Maria Lassnig (8 September 1919, Kappel am Krappfeld, Carinthia – 6 May 2014 in Vienna) was a painter and media artist.
She has already received drawing lessons between 6 and 10 years of age. She was considered a special talent and was promoted by her mother.
In 1941, she was accepted at the Academy of Fine Arts and studied first under the master class of Wilhelm Dachauer, who allegedly classed her works as “degenerate”.
In 1943 she changed to the class of Ferdinand Andri and studied there until 1945.
In 1948, she had her first solo exhibition, on which she showed “body awareness inscriptions” and small surreal figure compositions.
A Paris scholarship in the same year and a further stay in 1952 brought her into contact with André Breton, Benjamin Péret, Gisèle and Paul Celan.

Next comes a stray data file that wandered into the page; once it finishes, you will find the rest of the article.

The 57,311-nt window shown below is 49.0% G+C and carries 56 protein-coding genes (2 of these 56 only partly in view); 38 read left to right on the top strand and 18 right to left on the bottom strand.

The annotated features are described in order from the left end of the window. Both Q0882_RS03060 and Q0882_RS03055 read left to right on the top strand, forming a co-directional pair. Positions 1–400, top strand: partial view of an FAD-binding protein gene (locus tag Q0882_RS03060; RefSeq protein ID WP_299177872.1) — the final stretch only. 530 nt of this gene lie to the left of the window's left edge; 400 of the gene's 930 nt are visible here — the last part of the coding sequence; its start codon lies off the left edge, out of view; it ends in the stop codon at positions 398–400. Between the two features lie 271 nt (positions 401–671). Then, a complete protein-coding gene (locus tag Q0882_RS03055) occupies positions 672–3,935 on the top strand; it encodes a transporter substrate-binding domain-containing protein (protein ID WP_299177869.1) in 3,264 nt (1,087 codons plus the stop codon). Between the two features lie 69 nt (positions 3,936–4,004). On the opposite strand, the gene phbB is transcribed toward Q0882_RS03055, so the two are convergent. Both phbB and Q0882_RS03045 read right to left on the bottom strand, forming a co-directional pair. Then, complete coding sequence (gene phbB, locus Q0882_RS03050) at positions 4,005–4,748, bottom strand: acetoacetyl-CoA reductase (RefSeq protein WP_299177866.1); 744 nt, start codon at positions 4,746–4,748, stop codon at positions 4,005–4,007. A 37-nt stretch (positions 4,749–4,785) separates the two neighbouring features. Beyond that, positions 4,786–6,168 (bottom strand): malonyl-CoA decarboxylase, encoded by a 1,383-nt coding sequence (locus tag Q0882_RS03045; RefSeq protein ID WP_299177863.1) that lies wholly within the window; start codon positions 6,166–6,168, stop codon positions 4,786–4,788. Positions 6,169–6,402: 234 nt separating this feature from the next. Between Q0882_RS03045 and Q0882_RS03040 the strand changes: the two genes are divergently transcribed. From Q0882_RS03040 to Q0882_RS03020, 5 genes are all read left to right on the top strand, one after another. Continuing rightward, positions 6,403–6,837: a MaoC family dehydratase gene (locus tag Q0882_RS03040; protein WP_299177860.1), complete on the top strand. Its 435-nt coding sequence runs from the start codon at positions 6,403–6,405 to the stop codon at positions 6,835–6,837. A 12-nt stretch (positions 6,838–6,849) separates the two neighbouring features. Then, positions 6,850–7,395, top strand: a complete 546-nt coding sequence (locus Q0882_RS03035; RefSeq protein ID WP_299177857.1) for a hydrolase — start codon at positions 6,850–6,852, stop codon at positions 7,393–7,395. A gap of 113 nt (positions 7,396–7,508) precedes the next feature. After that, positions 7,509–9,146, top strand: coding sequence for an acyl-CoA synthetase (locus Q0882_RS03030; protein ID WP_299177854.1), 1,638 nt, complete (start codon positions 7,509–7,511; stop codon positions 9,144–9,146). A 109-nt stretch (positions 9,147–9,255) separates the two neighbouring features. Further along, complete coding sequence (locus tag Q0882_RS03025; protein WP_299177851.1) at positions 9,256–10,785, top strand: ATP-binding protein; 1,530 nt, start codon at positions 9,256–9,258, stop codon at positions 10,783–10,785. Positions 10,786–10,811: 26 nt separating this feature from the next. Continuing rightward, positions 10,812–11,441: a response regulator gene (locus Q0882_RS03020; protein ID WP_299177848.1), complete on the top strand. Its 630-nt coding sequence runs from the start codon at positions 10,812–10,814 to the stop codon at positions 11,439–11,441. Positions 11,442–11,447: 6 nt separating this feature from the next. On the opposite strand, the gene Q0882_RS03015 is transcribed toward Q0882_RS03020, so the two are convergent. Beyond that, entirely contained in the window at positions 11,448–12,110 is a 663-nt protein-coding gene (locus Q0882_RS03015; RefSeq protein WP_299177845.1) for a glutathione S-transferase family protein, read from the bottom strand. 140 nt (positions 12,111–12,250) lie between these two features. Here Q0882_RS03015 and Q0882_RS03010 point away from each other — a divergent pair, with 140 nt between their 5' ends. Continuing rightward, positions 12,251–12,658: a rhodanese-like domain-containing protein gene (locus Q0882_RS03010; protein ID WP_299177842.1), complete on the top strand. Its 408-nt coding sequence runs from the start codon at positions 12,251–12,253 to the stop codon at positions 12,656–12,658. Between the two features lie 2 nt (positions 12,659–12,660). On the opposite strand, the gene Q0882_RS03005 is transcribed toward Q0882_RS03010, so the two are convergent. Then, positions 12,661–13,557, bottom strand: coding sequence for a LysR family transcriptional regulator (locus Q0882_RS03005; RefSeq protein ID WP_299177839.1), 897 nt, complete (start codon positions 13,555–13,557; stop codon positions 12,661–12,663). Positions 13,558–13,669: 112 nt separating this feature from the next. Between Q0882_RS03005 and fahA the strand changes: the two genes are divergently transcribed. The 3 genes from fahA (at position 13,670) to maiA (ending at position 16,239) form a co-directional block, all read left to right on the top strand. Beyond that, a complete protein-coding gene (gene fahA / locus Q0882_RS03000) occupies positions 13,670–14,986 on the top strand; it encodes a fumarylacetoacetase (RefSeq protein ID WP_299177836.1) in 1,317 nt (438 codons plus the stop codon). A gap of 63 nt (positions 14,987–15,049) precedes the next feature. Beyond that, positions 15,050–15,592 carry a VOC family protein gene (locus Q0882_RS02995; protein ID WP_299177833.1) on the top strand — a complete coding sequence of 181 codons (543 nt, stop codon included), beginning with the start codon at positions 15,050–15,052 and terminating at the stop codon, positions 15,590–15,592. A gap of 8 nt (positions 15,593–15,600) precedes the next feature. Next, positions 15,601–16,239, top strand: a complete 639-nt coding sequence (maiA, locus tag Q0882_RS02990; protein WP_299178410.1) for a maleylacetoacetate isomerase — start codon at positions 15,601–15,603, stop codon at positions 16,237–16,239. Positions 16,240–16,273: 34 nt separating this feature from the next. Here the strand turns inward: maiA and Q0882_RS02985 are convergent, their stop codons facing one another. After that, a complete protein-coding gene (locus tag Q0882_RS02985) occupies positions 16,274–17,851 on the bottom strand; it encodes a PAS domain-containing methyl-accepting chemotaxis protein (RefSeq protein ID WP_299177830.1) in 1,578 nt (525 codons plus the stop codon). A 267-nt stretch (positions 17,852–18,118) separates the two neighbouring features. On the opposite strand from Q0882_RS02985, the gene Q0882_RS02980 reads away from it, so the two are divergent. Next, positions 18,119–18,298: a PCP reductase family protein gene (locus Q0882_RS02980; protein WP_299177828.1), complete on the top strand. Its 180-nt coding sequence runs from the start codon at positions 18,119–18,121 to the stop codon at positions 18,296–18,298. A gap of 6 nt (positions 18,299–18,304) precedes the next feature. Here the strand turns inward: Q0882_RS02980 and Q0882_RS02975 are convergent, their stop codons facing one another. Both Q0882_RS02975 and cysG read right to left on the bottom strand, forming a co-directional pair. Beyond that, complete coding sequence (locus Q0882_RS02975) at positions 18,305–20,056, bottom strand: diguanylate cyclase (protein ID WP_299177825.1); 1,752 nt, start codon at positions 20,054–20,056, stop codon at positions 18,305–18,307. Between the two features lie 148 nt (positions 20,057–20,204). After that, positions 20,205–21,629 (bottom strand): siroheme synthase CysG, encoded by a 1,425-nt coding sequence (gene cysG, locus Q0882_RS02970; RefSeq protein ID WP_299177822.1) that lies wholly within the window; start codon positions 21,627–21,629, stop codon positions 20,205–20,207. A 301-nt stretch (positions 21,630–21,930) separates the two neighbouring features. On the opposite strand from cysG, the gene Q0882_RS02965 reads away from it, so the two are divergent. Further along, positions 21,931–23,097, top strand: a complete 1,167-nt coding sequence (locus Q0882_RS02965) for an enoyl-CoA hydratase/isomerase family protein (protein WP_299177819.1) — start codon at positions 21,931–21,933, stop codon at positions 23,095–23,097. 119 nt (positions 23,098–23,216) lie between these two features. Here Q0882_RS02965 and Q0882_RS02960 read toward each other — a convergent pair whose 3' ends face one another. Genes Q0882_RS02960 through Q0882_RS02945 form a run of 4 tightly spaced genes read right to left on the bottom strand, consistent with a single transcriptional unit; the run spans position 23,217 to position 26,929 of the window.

It was not until 1954 that she returned to the Academy of Fine Arts and completed her academic education in the class Albert Paris Gütersloh.
Between 1961 and 1968 she lived mainly in Paris and painted first body consciousness watercolors.
In 1964, her mother died, her death always appearing in her pictures. Depression and a liver pain were a strain on her.
In 1968 she moved to a studio in East Village, New York, where her work was rejected as “strange” and “morbid”.
A DAAD scholarship brought her to Berlin in 1978.
1980 she returned to Vienna and took a professorship for painting at the Academy of Applied Arts.
Her means are classical painting, a figuration without a simple realistic representation – Lassnig paints the subject, not the object. Thus, self-portraits, enriched with surreal elements, create a peculiar and very specific hovering between closeness and strangeness.